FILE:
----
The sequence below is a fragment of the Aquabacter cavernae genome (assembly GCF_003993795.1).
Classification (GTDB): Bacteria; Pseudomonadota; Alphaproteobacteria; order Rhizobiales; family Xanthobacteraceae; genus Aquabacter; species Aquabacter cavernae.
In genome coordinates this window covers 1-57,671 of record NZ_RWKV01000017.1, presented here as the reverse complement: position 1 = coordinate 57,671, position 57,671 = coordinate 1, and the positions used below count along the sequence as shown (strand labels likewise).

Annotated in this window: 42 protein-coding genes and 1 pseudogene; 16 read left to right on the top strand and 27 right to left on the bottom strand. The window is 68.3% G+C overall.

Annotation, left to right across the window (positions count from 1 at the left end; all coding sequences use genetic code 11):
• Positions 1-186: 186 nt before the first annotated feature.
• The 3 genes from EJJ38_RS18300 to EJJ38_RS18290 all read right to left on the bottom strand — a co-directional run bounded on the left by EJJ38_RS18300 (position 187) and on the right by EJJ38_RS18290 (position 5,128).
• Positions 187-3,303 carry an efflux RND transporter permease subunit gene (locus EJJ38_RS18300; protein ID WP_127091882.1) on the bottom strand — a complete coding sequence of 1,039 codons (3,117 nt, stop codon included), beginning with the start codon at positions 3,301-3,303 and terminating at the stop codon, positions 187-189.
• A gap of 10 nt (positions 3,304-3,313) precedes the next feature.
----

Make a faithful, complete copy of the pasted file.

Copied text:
The sequence below is a fragment of the Aquabacter cavernae genome (assembly GCF_003993795.1).
Classification (GTDB): Bacteria; Pseudomonadota; Alphaproteobacteria; order Rhizobiales; family Xanthobacteraceae; genus Aquabacter; species Aquabacter cavernae.
In genome coordinates this window covers 1-57,671 of record NZ_RWKV01000017.1, presented here as the reverse complement: position 1 = coordinate 57,671, position 57,671 = coordinate 1, and the positions used below count along the sequence as shown (strand labels likewise).

Annotated in this window: 42 protein-coding genes and 1 pseudogene; 16 read left to right on the top strand and 27 right to left on the bottom strand. The window is 68.3% G+C overall.

Annotation, left to right across the window (positions count from 1 at the left end; all coding sequences use genetic code 11):
• Positions 1-186: 186 nt before the first annotated feature.
• The 3 genes from EJJ38_RS18300 to EJJ38_RS18290 all read right to left on the bottom strand — a co-directional run bounded on the left by EJJ38_RS18300 (position 187) and on the right by EJJ38_RS18290 (position 5,128).
• Positions 187-3,303 carry an efflux RND transporter permease subunit gene (locus EJJ38_RS18300; protein ID WP_127091882.1) on the bottom strand — a complete coding sequence of 1,039 codons (3,117 nt, stop codon included), beginning with the start codon at positions 3,301-3,303 and terminating at the stop codon, positions 187-189.
• A gap of 10 nt (positions 3,304-3,313) precedes the next feature.